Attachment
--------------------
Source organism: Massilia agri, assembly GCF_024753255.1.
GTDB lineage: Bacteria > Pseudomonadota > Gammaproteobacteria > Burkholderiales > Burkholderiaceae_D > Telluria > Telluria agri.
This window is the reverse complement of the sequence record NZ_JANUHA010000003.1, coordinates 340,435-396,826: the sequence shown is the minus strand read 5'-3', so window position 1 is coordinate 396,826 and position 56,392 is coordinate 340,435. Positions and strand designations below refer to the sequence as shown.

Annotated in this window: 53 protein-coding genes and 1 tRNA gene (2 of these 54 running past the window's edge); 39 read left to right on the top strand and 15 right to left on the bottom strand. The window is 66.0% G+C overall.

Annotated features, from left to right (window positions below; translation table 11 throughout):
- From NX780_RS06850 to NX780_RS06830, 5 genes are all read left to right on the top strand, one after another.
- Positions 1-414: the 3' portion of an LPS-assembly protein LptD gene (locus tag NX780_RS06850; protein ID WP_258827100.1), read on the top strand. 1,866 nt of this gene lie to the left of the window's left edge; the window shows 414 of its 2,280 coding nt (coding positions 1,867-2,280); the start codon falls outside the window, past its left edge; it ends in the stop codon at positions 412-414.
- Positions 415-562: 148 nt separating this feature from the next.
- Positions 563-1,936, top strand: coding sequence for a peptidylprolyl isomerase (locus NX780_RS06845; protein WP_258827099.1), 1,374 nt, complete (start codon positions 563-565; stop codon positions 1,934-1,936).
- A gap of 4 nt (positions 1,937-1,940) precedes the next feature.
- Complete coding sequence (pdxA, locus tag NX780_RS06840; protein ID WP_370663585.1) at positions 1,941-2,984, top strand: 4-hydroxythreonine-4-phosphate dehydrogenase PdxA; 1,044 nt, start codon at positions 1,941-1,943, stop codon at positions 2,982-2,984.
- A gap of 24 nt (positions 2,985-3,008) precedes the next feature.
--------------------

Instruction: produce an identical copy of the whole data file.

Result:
Source organism: Massilia agri, assembly GCF_024753255.1.
GTDB lineage: Bacteria > Pseudomonadota > Gammaproteobacteria > Burkholderiales > Burkholderiaceae_D > Telluria > Telluria agri.
This window is the reverse complement of the sequence record NZ_JANUHA010000003.1, coordinates 340,435-396,826: the sequence shown is the minus strand read 5'-3', so window position 1 is coordinate 396,826 and position 56,392 is coordinate 340,435. Positions and strand designations below refer to the sequence as shown.

Annotated in this window: 53 protein-coding genes and 1 tRNA gene (2 of these 54 running past the window's edge); 39 read left to right on the top strand and 15 right to left on the bottom strand. The window is 66.0% G+C overall.

Annotated features, from left to right (window positions below; translation table 11 throughout):
- From NX780_RS06850 to NX780_RS06830, 5 genes are all read left to right on the top strand, one after another.
- Positions 1-414: the 3' portion of an LPS-assembly protein LptD gene (locus tag NX780_RS06850; protein ID WP_258827100.1), read on the top strand. 1,866 nt of this gene lie to the left of the window's left edge; the window shows 414 of its 2,280 coding nt (coding positions 1,867-2,280); the start codon falls outside the window, past its left edge; it ends in the stop codon at positions 412-414.
- Positions 415-562: 148 nt separating this feature from the next.
- Positions 563-1,936, top strand: coding sequence for a peptidylprolyl isomerase (locus NX780_RS06845; protein WP_258827099.1), 1,374 nt, complete (start codon positions 563-565; stop codon positions 1,934-1,936).
- A gap of 4 nt (positions 1,937-1,940) precedes the next feature.
- Complete coding sequence (pdxA, locus tag NX780_RS06840; protein ID WP_370663585.1) at positions 1,941-2,984, top strand: 4-hydroxythreonine-4-phosphate dehydrogenase PdxA; 1,044 nt, start codon at positions 1,941-1,943, stop codon at positions 2,982-2,984.
- A gap of 24 nt (positions 2,985-3,008) precedes the next feature.